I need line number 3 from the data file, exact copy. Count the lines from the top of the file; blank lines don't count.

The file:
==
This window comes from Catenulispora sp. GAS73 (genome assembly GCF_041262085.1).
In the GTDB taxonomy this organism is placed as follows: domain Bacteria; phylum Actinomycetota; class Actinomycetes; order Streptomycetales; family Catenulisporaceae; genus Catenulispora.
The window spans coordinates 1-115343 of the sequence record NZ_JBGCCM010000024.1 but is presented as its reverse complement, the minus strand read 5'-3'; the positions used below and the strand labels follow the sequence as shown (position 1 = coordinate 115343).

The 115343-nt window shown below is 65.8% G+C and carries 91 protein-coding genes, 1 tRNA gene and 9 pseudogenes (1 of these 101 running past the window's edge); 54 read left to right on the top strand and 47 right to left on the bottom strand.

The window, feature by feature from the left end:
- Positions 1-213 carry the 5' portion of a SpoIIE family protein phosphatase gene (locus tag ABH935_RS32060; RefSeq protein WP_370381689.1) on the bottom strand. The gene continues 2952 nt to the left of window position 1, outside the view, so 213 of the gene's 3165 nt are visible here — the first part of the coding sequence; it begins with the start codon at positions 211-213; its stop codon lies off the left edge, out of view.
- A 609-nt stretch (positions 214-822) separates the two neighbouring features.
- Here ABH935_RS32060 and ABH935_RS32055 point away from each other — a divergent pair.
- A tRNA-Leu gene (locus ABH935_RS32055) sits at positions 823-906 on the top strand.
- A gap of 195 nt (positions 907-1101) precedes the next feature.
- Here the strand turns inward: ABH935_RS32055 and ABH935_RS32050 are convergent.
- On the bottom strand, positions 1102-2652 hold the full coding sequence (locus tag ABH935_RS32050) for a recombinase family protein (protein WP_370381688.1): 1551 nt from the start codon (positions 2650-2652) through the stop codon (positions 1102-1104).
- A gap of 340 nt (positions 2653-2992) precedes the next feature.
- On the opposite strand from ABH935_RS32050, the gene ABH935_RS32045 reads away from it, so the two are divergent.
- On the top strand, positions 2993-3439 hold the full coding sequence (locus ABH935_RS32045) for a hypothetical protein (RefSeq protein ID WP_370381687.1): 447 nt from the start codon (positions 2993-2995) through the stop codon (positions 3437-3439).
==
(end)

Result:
The window spans coordinates 1-115343 of the sequence record NZ_JBGCCM010000024.1 but is presented as its reverse complement, the minus strand read 5'-3'; the positions used below and the strand labels follow the sequence as shown (position 1 = coordinate 115343).